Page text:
How to beat headteacher burnout
Parentapps Team

Regardless of whether you’ve been a headteacher for 20 years or you’re just starting in your new role – burnout can affect anyone. With expectations and pressures rising, being a headteacher does not come without its challenges.

Being the head of any school requires limitless levels of energy – which can quickly become draining – both physically and mentally. So we’ve gathered some top tips to help you overcome and manage headteacher burnout.

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Reassess your open-door policy

As with any new role, in the first few months, you’re keen to make a great impression – but adopting an open-door policy can leave you feeling exhausted very quickly. Leaving your door open to everyone means you’re constantly distracted, and you end up dropping any task to deal with every parental, staff and student issue.

 Re-thinking your open-door policy can mean you’re able to focus on your needs first. Although this might seem selfish, just think of it this way – as a result of allowing yourself some time to think with your door closed can mean you’re able to perform your headteacher responsibilities less stressed and more focused – this means everyone wins.


Find a support system

Becoming head of your school can bring with it feelings of isolation when it comes to talking through problems and issues within your job role. Having a network of supportive friends or seeking help from a coach or mentor can help you work through any stress and anxiety you feel about your position and its duties.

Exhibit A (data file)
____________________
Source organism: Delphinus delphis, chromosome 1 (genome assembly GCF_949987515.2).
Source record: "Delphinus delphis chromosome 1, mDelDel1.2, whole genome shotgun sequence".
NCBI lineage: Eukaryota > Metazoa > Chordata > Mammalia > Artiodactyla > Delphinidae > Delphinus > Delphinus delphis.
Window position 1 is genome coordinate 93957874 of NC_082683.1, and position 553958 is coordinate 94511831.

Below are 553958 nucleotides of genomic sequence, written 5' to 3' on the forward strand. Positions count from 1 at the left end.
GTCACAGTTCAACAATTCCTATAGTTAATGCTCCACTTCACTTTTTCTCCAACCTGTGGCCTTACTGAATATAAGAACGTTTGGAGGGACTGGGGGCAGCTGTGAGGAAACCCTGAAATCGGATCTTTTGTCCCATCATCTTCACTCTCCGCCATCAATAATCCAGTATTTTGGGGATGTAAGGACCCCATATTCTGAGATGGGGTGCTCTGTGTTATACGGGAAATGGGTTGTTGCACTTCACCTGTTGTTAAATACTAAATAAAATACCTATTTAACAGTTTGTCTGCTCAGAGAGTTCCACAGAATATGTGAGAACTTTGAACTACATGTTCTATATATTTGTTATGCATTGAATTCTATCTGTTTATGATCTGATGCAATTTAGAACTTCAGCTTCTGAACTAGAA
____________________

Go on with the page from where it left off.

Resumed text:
Headteacher at Woodlands Primary School, Dr Victoria Carr, says new headteachers should seek a coaching programme or a network:

“I think those new to headship should be offered a comprehensive coaching programme as part of a national retention and professional development programme. They should be allowed to seek a coach with whom they feel comfortable so that they can explore issues they face in a safe environment. As a headteacher, to avoid burnout and to nurture good mental health, a couple of strategies that massively help me are: dedicated time each week for exercise (preferably to music!), doing something completely outside the box (in my case it’s the Army reserves) and being in the outdoors.”


Delegate tasks

You mustn’t unnecessarily pile your plate high when it comes to tasks. As a headteacher, it’s essential you confidently manage all aspects of your school, but that doesn’t mean doing everything yourself. Take the time to work through your daily tasks, offloading some items to other staff members can help alleviate the weight of stress off your shoulders.


Make time for yourself

Work mustn’t take over your life. If you don’t have hobbies or activities you enjoy doing outside of school, this can make a school problem seem even more dramatic when you return home. If your work is your life, all you do is sit and dwell on your work problems.


Go out and find a hobby or an exercise that consumes you and makes the stress dissipate. Just like Dr Victoria Carr eludes to above, it’s crucial to find a hobby or an interest that works for you. Take time out to understand what it is you like to do in your spare time – it’s important for your wellbeing.

If you want to save yourself time and effort – and the rest of your staff members – transitioning to a school app can help you save precious time. Instead of sending letters and chasing parents, you can manage all communication electronically – tracking opens, resending letters and consent forms to parents who are yet to respond.

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